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--> We were also able to build on the electronic communications initiatives of the University's Computer Center. In 1991, through the Computer Centre, we got hooked to a Fidonet system and installed a HealthNet satellite ground station. We started using electronic communications for the following purposes: Library Partnership Program The first use we made of email was to request literature searches. To do this, we found a partner in the United States—the University of Florida Health Sciences Center Library—to carry out the searches on our behalf. SatelLife facilitated the partnership. In June 1991, the first request (for information on meningitis) was sent to Florida late one afternoon. By the following morning, we had received a long list of citations, complete with abstracts. Dean Kopano Mukelabai of the School of Medicine at the University of Zambia acknowledged this giant break-through in the provision of health information by inviting me to address a meeting of the Eastern and Southern African Chairmen of Paediatrics Departments, in August 1991. HealthNet News SatelLife introduced an electronic newsletter that we disseminated to health care workers linked to the Fidonet system. A snap survey on the impact of the HealthNet News in 1993 showed that it was not widely read by users largely because of the busy schedules of the health care workers at whom the publication was targeted. Literature Searches We used the HealthNet communication system to receive and transmit literature search requests from the health care workers within the country. This aspect of SatelLife's information services was slow to be fully used because the health care workers were not fully aware of the information facilities that were at the Library. By 1994, SatelLife paid for a Grateful Med account to the National Library of Medicine with access to Toxinet, Cancerlit, AIDS, and Alert. The HealthNet Communication Service At the national level, the Library was linked to the Fidonet system but, at global level, communication was limited by Healthsat to those collaborators who were hooked to the HealthNet communications system. Most of the communication was centered on literature searches and to a lesser extent on other non-specific consultations with health care workers and medical librarians.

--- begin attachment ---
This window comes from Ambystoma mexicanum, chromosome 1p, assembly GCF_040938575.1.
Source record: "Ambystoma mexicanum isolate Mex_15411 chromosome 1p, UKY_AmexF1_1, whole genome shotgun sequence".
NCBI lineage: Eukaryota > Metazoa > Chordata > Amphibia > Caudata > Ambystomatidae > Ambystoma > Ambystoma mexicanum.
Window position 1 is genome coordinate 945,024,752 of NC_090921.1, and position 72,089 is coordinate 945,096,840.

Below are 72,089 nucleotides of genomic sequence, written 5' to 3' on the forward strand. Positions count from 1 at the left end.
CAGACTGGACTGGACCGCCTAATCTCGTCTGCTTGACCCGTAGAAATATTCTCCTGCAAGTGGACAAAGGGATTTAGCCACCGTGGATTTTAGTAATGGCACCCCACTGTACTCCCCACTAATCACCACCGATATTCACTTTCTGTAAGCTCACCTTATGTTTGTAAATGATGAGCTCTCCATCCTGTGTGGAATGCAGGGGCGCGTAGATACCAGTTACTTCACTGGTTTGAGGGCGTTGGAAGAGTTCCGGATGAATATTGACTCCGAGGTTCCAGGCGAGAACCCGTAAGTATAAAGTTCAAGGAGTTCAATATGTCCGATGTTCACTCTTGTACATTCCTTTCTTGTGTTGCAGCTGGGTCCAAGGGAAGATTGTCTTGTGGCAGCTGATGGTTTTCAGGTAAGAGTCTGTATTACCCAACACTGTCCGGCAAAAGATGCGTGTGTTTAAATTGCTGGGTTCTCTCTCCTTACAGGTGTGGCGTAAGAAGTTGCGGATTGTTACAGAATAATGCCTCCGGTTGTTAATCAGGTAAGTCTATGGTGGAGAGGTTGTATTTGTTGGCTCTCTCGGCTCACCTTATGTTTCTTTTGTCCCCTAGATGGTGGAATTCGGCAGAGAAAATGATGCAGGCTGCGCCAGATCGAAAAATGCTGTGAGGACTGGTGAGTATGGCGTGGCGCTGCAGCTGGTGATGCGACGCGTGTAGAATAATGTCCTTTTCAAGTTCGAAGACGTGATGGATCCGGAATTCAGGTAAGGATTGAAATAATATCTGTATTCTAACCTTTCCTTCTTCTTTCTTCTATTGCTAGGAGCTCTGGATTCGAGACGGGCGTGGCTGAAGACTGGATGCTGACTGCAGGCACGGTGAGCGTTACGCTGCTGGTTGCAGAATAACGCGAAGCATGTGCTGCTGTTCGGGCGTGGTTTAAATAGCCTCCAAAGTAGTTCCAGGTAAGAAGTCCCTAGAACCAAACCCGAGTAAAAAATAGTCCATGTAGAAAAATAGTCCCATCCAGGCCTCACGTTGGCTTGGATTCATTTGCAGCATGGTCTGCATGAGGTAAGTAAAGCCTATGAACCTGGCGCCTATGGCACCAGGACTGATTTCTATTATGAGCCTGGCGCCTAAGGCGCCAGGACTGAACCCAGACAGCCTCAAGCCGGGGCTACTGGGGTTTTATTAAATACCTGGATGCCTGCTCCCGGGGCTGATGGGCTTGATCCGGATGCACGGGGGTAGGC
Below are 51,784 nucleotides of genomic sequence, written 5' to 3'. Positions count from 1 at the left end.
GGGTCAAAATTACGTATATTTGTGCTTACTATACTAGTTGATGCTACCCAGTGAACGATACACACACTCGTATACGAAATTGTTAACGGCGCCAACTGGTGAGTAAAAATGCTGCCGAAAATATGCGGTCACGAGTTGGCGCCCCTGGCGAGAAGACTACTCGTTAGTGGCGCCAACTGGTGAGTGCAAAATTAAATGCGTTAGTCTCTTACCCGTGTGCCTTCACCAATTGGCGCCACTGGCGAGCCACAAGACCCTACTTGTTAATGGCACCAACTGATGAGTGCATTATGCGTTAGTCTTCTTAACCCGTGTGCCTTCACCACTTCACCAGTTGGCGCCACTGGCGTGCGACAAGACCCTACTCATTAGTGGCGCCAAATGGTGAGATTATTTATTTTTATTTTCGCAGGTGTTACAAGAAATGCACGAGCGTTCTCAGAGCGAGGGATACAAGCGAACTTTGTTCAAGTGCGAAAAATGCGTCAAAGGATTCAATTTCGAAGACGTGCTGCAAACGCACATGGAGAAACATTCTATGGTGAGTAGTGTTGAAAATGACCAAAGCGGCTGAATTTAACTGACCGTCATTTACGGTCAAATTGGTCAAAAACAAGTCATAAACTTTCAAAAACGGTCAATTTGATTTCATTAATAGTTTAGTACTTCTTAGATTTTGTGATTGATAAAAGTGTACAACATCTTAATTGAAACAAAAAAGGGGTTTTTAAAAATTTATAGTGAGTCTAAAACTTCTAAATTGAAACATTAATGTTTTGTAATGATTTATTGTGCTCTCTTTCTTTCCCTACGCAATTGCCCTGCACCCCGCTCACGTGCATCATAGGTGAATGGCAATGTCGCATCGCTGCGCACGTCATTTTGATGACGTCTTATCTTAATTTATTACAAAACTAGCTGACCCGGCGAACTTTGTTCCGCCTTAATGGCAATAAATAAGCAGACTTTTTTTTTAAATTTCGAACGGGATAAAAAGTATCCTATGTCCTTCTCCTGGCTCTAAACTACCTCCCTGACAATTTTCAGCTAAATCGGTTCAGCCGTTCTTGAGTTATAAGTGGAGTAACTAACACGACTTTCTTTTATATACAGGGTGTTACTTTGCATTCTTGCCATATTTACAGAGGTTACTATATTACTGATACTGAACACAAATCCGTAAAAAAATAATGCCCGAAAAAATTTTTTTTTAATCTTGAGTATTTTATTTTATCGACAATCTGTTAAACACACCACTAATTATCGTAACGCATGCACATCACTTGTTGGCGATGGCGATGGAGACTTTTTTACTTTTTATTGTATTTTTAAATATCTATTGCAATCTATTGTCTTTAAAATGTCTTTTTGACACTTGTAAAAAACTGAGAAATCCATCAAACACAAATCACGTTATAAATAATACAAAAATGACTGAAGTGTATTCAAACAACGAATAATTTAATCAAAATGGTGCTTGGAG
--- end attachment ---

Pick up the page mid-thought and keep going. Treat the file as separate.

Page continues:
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--> In January 1995, we received an Internet account from ZAMNET (see Neil Robinson's case study in this volume.) This development further enhanced access to and provision of our health information services. Some of the things we are able to do with the Internet are listed below: Access to Health Information Databases Through the Internet, the Library can access many unrestricted databases, such as the WHO Library database in Geneva. Because a subscription is needed to access some databases, the Medical Library still needs some assistance to support these charges. Access to the ZAMNET Gopher We have installed the AIDS Bibliography on the ZAMNET gopher. A pointer to ZHID was opened on the Zambia's Worldwide Web homepage in November 1995, and it is accessible to all Internet users around the world. We have plans to have more health information on the Internet as more is generated. Access to Other Databases The world of information both related and unrelated to health opened to the Medical Library users with the installation of our Internet node. We have access to multidisciplinary information through the Internet. Conclusions and Recommendations Good programs have been brought to the Medical Library and implemented to the best of our ability. What we have been doing is just the beginning of a long road to providing health information for problem solving. Although HealthNet became a household name in health information transmission, the project failed because it failed to attract funding after the pilot phase. There is no more health information being transmitted by Healthsat because the ground station was moved from Zambia to a more needy site. In another vein, the Fidonet system which spread all over the country is, in some cases, being replaced by the interactive Internet. Progress and technology are playing a major role in the development of a better health information system. Neil Robinson's case study describes this progression from Fidonet to Internet and explains how ZAMNET is providing service to all levels of users in Zambia. Although CD-ROM usage statistics have shown a steady increase since 1992, the use of the databases outside Lusaka has not improved much. The most frequently used databases continue to attract more and more users, while the less popular databases continue to be underused. The Popline database is proving to be very popular.